Amendments to the Child Support (Assessment) Act that came into
effect on 1 July 2008 introduced 2 different types of Child Support
Agreements; being a Binding Child Support Agreement and a Limited
Child Support Agreement. Further, those amendments abolished the
provisions in the Act that enabled a party to seek variations to a
Child Support Agreement and instead provided that a Binding Child
Support Agreement could only be terminated.
The circumstances in which a party can seek to terminate a
Binding Child Support Agreement are limited.
Prior to 1 July 2008 the Child Support Agency "vetted"
all existing Child Support Agreements to determine whether those
agreements could be "transitioned" into the post 1 July
2008 Child Support regime. If so, those agreements have been
classified as a special type of Binding Child Support Agreement.
Such an agreement can no longer be varied and can only be
There have been a number of decisions of Federal Magistrates
since 1 July 2008 whereby "old" Child Support Agreements
have been terminated and where the Court took into account the fact
that the Agreement was a pre 1 July 2008 agreement.
1 July 2008 also saw the introduction of a totally different
formula for the calculation of child support.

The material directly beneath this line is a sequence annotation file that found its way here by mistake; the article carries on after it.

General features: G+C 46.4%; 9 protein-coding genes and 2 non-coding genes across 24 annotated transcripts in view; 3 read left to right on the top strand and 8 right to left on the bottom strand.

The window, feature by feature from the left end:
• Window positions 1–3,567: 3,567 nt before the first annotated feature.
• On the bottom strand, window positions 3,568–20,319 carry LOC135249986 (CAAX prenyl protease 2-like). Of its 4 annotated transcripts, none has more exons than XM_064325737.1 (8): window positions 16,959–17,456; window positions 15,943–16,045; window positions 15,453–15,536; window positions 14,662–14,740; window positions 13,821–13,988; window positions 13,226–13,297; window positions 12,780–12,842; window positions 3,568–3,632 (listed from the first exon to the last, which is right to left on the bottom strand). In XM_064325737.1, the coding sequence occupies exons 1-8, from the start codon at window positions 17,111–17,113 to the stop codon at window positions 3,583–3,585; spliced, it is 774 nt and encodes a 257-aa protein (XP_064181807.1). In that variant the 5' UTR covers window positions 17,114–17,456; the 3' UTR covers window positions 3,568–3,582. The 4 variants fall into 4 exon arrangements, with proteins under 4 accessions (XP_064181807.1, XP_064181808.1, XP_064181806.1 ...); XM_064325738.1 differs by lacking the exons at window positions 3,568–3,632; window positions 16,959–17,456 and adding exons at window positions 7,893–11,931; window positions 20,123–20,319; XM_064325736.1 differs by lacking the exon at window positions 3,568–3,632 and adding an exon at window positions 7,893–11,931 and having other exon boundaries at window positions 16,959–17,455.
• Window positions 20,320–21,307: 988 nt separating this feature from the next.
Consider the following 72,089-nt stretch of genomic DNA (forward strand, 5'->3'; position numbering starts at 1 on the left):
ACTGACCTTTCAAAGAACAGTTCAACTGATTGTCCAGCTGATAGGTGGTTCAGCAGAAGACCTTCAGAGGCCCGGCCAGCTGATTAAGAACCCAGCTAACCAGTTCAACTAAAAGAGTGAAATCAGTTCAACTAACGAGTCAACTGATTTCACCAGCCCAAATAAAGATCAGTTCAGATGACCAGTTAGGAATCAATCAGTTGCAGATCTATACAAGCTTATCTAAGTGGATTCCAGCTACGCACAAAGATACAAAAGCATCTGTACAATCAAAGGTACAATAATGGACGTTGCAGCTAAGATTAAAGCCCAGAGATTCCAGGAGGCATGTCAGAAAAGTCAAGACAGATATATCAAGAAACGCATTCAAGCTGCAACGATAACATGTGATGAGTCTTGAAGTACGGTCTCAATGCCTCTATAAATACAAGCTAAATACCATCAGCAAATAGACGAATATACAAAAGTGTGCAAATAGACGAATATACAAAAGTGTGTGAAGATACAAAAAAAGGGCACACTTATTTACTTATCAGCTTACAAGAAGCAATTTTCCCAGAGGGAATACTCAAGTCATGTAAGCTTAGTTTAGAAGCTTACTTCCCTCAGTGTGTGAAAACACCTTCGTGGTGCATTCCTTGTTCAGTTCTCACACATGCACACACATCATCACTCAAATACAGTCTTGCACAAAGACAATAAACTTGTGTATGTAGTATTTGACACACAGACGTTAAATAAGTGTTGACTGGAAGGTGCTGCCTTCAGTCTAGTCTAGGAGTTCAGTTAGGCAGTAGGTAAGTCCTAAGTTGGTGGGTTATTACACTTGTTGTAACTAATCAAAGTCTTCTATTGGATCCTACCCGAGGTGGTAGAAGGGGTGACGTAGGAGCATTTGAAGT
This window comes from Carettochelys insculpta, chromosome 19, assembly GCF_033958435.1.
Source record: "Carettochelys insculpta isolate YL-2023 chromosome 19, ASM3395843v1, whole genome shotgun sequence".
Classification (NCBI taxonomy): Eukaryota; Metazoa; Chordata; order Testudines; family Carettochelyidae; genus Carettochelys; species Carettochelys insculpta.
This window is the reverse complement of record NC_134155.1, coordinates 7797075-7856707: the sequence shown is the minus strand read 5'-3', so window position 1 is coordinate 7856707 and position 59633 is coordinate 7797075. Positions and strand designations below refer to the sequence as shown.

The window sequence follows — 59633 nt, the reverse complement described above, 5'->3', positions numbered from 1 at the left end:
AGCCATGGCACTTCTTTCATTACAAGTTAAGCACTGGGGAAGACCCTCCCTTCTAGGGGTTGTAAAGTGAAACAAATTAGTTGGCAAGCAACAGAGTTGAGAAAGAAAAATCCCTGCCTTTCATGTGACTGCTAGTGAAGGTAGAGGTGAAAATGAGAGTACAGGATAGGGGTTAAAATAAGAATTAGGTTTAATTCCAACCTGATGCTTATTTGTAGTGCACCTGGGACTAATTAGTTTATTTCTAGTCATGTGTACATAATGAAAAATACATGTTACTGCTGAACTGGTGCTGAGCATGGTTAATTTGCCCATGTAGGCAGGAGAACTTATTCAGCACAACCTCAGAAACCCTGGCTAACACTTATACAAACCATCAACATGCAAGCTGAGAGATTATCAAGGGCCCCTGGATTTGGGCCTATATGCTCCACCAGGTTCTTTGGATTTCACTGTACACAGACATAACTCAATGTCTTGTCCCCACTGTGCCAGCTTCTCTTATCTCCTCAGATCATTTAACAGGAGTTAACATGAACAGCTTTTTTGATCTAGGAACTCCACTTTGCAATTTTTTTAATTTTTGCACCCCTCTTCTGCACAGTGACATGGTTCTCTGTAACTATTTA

If you are a party to a pre 1 July 2008 Child Support Agreement
that has been "transitioned" as a Binding Child Support
Agreement and you are financially disadvantaged as a consequence
because the amount of child support that you are paying pursuant to
the "old" agreement is more than you would be paying
under the post 1 July 2008 assessment formula or, under the
"old" agreement you are now receiving less than you would
be entitled to receive by way of child support post 1 July 2008,
you should investigate whether you could today commence proceedings
to have the "old" agreement terminated. If the
"old" agreement is terminated by the Court, the child
support that you would thereafter pay (or receive) would be
pursuant to the new child support formula for payment of periodic
child support. Alternatively you could negotiate a new limited or
binding agreement with your former spouse.
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The content of this article is intended to provide a general
guide to the subject matter. Specialist advice should be sought
about your specific circumstances.
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